The Minneapolis / St. Paul region is loaded with creative talent. In fact, it's listed as the fifth most creatively vital cities in America. And earlier this year an article named this metropolitan area one of the hottest communities in the country for female creatives. Click here to read that story.

These talented copywriters, communicators, graphic designers and story tellers are using all the available channels to get the word out for their clients. But how frequently do copywriters in Minneapolis, for example, contemplate the pictures and imagery that catapults a great story to the next level. Likewise, do creative graphic designers incorporate the words that make their art and imagery more visually meaningful?

It's a trick -- no, a talent -- to be sure. The perfect mix of words and imagery used to tell a story, about a business, an organization, the latest greatest widget or service offering, makes all the difference to the audience receiving that communication.

"Storytelling, in its most basic form, is a series of images that tell a story. If you think about it, we’ve been communicating and telling stories this way all the way back to cave drawings. And look at our world today—from IKEA assembly instructions to road signs and airplane safety pamphlets; we read pictures to understand information. We know that the smartest way to grasp an idea is to show it in an image or images." -Dianne Kredensor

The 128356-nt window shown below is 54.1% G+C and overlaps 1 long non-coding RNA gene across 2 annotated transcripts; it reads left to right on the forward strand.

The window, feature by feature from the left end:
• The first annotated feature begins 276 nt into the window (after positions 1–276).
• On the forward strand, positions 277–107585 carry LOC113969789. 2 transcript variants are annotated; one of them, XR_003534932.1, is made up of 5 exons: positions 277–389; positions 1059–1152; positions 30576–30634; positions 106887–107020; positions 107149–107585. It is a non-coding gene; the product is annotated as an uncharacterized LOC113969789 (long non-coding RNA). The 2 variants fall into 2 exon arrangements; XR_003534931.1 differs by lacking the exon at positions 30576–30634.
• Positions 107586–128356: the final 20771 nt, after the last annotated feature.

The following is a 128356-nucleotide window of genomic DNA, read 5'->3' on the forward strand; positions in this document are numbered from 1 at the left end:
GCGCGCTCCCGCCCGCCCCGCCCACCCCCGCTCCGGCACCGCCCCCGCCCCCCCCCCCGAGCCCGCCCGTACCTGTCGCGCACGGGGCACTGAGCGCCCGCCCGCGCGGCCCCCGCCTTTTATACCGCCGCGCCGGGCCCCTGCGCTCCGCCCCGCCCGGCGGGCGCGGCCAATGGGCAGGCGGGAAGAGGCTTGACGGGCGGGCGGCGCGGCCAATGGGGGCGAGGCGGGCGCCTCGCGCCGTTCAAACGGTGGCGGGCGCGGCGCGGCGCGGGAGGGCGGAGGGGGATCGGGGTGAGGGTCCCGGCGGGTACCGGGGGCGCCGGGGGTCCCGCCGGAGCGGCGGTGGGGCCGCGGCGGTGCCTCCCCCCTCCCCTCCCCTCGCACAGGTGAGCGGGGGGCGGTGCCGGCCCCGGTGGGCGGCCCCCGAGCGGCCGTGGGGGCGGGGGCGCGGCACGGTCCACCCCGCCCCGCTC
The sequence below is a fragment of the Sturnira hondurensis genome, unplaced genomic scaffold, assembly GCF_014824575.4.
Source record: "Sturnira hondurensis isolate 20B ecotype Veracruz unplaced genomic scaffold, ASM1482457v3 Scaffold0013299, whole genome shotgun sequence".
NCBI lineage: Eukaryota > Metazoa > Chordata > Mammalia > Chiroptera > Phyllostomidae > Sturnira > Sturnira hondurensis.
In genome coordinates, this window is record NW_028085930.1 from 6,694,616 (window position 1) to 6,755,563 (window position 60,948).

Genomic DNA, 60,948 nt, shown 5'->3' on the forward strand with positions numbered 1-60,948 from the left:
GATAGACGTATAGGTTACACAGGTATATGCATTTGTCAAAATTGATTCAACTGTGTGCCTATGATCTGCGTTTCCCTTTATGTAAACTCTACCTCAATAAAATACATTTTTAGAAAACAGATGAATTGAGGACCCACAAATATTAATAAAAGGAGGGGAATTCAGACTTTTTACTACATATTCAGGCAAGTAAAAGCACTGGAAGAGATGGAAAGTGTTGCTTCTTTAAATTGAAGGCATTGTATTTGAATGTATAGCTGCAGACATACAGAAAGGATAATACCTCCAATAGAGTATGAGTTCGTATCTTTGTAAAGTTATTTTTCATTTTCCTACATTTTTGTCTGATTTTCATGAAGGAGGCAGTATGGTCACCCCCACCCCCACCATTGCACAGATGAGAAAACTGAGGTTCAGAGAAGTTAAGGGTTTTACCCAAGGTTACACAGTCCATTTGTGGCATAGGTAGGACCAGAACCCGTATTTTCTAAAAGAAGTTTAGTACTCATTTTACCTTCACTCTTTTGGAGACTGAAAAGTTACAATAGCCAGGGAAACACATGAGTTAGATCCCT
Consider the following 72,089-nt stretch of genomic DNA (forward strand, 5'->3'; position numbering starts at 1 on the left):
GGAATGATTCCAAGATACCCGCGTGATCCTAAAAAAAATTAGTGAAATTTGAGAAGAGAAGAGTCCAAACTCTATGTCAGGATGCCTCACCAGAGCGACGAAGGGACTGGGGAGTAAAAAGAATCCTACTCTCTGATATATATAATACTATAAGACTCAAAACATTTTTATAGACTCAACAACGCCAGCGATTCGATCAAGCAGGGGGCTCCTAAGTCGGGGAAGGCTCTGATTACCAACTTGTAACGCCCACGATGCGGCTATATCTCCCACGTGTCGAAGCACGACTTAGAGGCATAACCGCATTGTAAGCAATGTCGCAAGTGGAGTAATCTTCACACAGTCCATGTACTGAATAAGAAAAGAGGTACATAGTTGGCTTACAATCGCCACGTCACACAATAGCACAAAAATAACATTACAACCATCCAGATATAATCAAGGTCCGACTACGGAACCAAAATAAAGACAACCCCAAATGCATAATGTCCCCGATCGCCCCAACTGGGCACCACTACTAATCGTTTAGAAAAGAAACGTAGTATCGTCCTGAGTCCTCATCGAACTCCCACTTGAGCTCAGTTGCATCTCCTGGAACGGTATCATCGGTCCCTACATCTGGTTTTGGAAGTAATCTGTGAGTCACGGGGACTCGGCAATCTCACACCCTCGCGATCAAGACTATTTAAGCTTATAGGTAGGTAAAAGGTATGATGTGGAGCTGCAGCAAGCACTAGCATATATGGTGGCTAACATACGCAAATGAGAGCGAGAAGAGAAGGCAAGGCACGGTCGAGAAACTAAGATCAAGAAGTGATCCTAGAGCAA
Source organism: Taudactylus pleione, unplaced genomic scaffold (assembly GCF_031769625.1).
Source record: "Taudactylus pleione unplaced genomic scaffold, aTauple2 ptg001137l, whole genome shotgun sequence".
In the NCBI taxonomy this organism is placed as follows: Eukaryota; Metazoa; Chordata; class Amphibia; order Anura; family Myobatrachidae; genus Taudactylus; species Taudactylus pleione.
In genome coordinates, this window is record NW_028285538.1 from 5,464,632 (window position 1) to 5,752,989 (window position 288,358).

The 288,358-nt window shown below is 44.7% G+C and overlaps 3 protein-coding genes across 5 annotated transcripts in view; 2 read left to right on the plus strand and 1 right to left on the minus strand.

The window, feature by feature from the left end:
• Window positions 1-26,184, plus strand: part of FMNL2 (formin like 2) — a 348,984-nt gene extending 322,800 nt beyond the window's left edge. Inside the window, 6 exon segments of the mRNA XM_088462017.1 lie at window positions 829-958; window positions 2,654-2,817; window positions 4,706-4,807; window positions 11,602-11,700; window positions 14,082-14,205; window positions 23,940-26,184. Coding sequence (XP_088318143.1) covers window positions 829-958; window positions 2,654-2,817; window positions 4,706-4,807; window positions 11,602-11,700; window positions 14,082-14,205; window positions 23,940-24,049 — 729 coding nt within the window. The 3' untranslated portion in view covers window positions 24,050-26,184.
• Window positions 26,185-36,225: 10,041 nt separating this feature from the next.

Finding the right balance between words and images requires thoughtfulness and the ability to ask the right questions. Here are some tips to help create great results using the right words and pictures:

  • Ask yourself, "Why is this picture (or paragraph) important to my audience?"
  • Think through the concept and story line. Find the special interest, the main point that will resonate with the audience. Decide what part of the story needs images and which part needs words and explanation to support it.
  • Determine if an image you plan to use is part of the story or the whole story. 
  • Strive to make sure each word in a story leads to the next. Write in order to help move the reader through the words, sentences, and paragraphs to the end. Likewise, each photo or graphic image you use must lead the reader logically to the end of the story.

As storytellers, we must carefully choose our words with imagery and graphics in mind. We create or use images to help us write our message and work to find a natural blend of complimentary words and pictures. When we allow both images and words to work together, they share the spotlight and create a story worth telling.